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The duty to rescue refugees and migrants at sea

Mar 25, 2020 09:38 am

Post by Erik Røsæg University of Oslo. Erik is professor at the Scandinavian Institute of Maritime Law and member of PluriCourts.  This is the third instalment of the themed of the themed series on the humanitarian Search and Rescue, from the Nordic perspective. 

Ocean Monarch 1848 by Walters (source: Wikimedia)

The search and rescue activities are a subject of long-standing legal obligations and frameworks which often become muddled and entangled in the intense political debates surrounding the issue. In this post I discuss legal obligations of states related to the search and rescue. From a legal point of view, nation states can control their borders and refuse migrants to enter under certain conditions. However, states have clear obligations towards refugees and migrants before they cross the border, including assistance at sea. Even if assistance at sea may function as a “pull factor” and encourage refugees and migrants to attempt to cross the Mediterranean, there is no legal avenue for states to avoid such assistance. Moreover, if assistance is rendered, this entails further obligations towards refugees and migrants.

The duty to rescue

There is a duty pursuant to international law for a ship to attempt the rescue of persons at danger at sea. This duty is based on a long-standing and strongly felt moral obligation among seafarers. This is stated, for example, in the United Nations Convention of the Law of the Sea (UNCLOS) Article 98 the International Convention for the Safety of Life at Sea (SOLAS), Regulation V-33. All states recognize this duty.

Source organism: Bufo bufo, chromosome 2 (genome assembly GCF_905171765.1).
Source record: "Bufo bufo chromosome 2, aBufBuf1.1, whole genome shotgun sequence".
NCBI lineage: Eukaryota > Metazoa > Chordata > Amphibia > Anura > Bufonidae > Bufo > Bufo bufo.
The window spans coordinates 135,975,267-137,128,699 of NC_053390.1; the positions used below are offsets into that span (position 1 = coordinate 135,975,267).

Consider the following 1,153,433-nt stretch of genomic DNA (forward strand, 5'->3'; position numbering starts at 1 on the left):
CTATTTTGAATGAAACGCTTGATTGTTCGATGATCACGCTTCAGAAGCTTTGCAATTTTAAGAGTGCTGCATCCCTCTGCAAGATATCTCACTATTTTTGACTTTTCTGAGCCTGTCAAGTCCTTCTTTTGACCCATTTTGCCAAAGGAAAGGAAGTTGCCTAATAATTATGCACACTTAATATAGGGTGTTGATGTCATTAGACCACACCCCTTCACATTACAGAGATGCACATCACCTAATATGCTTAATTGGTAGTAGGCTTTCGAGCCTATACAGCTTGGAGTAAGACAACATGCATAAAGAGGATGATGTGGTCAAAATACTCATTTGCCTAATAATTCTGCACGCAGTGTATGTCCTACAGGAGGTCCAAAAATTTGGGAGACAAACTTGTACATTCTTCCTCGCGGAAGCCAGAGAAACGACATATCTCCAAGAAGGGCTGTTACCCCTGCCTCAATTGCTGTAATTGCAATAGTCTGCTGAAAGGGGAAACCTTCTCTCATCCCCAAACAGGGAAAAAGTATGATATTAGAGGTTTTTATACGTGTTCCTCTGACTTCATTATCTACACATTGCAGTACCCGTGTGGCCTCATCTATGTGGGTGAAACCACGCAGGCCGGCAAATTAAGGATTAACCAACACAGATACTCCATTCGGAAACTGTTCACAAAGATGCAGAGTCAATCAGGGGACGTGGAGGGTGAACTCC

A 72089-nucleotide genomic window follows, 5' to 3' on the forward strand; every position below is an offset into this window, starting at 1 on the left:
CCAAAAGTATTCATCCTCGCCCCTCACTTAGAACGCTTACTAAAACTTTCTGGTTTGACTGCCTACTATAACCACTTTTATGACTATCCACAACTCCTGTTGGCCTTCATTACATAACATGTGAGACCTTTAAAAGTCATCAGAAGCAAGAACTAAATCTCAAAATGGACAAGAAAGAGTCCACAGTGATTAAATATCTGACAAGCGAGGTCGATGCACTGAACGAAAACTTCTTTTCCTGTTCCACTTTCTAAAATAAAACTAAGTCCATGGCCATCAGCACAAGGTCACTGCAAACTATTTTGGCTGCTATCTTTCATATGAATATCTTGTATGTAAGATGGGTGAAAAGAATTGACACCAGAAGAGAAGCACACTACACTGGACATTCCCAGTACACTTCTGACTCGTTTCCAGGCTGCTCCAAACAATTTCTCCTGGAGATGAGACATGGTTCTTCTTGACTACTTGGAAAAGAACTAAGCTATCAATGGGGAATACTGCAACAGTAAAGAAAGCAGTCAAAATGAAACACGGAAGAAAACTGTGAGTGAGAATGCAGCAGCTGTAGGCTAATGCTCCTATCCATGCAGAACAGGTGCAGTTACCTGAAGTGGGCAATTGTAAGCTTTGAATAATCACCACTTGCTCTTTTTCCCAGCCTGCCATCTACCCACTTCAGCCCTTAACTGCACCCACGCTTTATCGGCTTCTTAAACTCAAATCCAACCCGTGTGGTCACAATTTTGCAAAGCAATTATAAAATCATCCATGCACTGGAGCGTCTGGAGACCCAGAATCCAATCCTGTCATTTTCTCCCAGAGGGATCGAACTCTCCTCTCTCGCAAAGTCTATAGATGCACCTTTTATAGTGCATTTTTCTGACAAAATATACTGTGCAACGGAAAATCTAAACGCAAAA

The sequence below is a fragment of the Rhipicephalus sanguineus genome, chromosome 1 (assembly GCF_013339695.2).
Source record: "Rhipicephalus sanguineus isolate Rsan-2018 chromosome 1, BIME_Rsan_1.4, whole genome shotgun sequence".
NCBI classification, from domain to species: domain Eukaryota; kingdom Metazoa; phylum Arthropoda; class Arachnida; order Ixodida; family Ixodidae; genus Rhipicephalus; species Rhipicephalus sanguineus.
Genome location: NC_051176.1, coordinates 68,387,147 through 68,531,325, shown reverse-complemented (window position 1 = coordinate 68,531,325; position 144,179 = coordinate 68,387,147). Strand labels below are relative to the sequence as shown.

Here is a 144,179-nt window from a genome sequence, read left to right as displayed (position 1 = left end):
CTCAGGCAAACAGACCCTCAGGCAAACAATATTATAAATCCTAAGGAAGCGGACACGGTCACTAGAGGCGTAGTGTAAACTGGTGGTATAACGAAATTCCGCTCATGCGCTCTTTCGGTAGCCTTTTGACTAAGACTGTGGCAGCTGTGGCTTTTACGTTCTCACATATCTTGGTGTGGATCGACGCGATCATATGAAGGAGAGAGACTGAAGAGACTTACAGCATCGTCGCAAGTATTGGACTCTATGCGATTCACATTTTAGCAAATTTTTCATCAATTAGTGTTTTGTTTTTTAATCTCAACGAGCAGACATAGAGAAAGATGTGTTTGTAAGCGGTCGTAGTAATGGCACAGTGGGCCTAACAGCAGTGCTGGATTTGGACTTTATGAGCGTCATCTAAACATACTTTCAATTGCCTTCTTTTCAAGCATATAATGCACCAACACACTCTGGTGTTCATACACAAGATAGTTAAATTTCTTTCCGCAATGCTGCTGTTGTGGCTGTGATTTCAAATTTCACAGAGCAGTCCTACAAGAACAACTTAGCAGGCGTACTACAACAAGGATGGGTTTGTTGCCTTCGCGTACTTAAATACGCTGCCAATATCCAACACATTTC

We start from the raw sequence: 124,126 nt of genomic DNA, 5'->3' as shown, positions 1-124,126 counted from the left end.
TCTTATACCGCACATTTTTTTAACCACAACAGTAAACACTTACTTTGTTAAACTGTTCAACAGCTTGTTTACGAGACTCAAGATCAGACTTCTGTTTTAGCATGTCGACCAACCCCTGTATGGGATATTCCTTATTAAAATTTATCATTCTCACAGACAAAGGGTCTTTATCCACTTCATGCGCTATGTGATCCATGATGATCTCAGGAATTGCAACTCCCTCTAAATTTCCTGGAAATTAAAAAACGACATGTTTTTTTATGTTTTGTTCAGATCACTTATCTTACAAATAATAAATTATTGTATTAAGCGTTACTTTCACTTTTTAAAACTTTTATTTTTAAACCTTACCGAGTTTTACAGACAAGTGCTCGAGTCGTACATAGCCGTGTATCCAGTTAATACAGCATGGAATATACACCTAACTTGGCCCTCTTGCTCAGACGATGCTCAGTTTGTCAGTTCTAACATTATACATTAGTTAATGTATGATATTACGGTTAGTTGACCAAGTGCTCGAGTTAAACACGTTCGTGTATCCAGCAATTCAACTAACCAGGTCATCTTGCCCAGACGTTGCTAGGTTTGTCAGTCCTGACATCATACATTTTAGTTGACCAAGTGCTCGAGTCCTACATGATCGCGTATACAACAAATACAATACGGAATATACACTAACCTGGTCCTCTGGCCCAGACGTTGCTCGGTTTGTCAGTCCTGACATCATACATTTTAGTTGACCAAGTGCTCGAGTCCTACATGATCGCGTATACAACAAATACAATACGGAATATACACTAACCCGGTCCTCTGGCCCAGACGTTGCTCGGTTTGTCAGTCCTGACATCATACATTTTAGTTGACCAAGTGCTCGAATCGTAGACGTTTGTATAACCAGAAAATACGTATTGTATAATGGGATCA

One implication of this rule is that a state cannot legally prohibit its vessels from rescuing persons at sea: states must accept that their vessels engage in rescue operations. In the International Convention on Maritime Search and Rescue (SAR), coastal states undertake the role to coordinate the SAR in respect of persons in specified areas (Article 2.3). There is a duty to organize such services (UNCLOS Article 98 and SOLAS, Regulation V-7).  There are no provisions in the SAR convention that the particular state in charge of a specific area can direct foreign vessels whether to assist or not. Within the 12 nautical miles of territorial waters, the state has general jurisdiction on other grounds (including the right to direct vessels how to assist or not to assist), but this jurisdiction does not extend to ships in passage assisting other vessels (UNCLOS Articles 17-18).

It is sometimes suggested that migrant vessels heading from Africa to Europe are so unseaworthy, overloaded and in such bad shape, that they are unlikely to make it to the destination. It is thus suggested that the rules of maritime rescue do not apply. I can see no legal basis for this argument. Most likely, the majority of ships in the need of a rescue have ended up in this situation because they are unseaworthy, and it would be quite harsh that passengers should pay with their lives for not having ensured the seaworthiness of the vessel. On land, persons in danger are assisted if they have driven too fast, been the passenger of a car driven by a drunk driver, had thoughts of suicide, or caused themselves illness through bad lifestyle choices.

The maritime rules of rescue also apply to stand-by rescuers, and not solely to rescue operations initiated by, for example, freighters coincidentally passing by. As such, even the ships of humanitarian organizations deployed to the Mediterranean with no other purpose than to rescue, can invoke the rules of maritime rescue. There is a long tradition of such specialized rescuers, and this is clearly reflected in the international law of remuneration for rescue. These rules stipulate that professional salvors should receive extra remuneration to compensate for their preparedness (see for example International Convention on Salvage Article 13). These provisions would be meaningless if the rules did not apply to vessels designated purely to salvage.